Wednesday, July 18, 2012

As drought punishes, some Americans reeling from billion-dollar hail damage

Robert Krier in InsideClimate News: While the nation is fixated on the punishing heat and drought gripping the United States, parts of the country are still coping with losses from another blast of extreme weather that battered their cities, towns and farms this spring: hailstorms.

The Storm Prediction Center in Norman, Okla., said there were about 500 more reports of one-inch diameter or larger hail the first half of this year than the 2005-2011 average. Property damage from just two intense hailstorms that hit large cities could exceed $1.5 billion.

Is this year's hail onslaught a sign of things to come in a warming world? Much uncertainty remains about climate change's impact on future hailstorms, with some scientists saying there could be fewer of them, and others predicting even more damage in the future.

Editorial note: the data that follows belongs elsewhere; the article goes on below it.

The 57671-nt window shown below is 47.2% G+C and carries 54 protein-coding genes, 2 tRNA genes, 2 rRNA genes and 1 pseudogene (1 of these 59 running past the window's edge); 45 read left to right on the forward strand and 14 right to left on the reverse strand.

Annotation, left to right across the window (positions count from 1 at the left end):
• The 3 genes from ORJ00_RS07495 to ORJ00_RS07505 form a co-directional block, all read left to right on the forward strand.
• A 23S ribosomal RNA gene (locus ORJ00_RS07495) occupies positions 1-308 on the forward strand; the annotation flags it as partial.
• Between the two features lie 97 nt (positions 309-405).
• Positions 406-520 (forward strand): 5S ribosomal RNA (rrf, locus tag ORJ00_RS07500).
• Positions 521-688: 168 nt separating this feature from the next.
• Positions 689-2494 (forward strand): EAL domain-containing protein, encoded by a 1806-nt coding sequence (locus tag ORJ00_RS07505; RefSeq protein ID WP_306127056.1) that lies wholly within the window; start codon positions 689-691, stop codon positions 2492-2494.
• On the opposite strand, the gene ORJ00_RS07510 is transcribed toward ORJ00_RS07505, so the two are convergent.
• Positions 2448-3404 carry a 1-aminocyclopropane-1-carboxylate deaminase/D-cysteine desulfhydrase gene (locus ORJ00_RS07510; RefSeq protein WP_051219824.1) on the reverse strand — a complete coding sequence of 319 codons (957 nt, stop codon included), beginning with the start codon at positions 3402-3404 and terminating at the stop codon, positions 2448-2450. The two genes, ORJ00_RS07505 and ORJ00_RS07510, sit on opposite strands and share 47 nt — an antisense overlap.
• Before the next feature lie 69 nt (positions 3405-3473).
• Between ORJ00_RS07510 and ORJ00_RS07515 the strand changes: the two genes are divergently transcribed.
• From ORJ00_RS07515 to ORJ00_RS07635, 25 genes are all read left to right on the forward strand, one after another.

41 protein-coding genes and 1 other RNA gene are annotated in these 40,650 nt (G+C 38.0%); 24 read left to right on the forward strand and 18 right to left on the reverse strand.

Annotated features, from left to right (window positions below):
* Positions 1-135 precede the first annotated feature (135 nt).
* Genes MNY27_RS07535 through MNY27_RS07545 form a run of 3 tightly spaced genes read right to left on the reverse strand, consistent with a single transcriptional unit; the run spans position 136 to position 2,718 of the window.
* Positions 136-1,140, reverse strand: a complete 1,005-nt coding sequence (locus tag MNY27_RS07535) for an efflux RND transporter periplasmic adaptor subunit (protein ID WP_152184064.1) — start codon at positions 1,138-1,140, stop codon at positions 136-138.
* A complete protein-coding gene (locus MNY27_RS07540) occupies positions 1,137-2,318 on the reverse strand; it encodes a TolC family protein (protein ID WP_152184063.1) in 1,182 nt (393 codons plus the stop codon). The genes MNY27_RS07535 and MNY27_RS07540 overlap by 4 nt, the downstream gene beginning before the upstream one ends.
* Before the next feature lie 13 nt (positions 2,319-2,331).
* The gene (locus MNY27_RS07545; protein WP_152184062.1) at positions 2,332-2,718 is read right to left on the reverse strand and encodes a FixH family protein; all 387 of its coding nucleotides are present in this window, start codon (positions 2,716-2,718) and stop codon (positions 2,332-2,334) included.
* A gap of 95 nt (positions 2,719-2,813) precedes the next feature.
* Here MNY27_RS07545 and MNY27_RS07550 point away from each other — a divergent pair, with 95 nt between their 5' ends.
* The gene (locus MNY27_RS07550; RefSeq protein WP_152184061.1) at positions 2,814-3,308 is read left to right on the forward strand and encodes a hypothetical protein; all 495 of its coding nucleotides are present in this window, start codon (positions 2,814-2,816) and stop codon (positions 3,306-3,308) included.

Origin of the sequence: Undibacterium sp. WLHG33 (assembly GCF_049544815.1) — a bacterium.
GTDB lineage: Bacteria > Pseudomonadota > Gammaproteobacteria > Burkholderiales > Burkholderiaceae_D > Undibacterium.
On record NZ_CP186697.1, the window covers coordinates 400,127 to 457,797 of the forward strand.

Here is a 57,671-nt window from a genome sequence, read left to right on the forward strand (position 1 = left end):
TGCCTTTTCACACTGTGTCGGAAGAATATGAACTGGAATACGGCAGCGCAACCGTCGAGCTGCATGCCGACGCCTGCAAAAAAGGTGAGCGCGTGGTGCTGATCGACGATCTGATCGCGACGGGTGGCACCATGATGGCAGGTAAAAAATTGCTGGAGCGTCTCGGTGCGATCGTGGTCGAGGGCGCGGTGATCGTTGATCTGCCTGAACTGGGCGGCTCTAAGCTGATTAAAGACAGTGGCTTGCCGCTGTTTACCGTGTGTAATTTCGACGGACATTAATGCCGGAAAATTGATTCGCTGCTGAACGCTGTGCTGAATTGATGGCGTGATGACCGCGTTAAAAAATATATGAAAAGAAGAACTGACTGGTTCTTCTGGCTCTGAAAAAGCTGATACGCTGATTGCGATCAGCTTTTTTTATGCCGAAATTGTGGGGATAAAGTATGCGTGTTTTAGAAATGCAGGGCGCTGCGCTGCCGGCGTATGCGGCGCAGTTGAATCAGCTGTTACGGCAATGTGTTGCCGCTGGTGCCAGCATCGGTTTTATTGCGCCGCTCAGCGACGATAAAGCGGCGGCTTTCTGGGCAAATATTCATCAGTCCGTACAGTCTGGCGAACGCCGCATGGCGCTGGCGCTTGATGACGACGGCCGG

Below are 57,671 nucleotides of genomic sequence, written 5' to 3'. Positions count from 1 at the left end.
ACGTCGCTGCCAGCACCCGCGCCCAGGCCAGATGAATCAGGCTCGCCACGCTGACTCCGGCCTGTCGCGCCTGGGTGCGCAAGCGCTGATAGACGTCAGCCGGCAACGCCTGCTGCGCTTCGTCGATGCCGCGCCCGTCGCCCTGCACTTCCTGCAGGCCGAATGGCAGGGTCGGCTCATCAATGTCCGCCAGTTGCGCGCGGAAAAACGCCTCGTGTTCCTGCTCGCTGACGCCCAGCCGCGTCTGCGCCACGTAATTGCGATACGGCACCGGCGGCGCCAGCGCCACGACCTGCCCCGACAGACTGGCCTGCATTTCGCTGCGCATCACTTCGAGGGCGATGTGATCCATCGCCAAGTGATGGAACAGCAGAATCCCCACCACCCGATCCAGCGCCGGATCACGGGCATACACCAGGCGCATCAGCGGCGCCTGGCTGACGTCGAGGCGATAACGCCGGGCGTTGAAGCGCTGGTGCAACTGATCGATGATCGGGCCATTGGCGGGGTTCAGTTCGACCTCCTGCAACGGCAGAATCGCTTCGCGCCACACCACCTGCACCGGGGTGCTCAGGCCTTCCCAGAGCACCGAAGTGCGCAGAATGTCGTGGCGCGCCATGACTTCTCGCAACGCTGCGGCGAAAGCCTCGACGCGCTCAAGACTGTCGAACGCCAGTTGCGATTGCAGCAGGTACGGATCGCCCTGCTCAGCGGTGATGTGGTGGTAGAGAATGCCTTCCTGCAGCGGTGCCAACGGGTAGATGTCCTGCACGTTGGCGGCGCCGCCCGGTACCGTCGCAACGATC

To call some of this year's hailstorms "extreme" might be putting it mildly. Here's a recap of just a few of them:
  • On April 12, pea-sized hail pelted northern Texas near Amarillo. Nothing remarkable there—except the volume. There was so much, mixed with rain, that snowplows had to be called out to clear 4-foot-high drifts.
  • Two days later, another high-volume storm, the likes of which long-time residents said they'd never seen before, inundated Norfolk, Neb., leaving 3-foot drifts in spots.
  • On April 28, baseball- to softball-sized hail pummeled the St. Louis area. About 50,000 cars were damaged. Individual insurance claims, including for home roofs and sidings, could top 80,000 in Missouri, according to the property claims services unit of Verisk Analytics. Insured losses are estimated at $450 million, but the total loss should be much higher when uninsured damage is included....
After a hail storm, shot by quinn norton, Wikimedia Commons via Flickr, under the Creative Commons Attribution 2.0 Generic license

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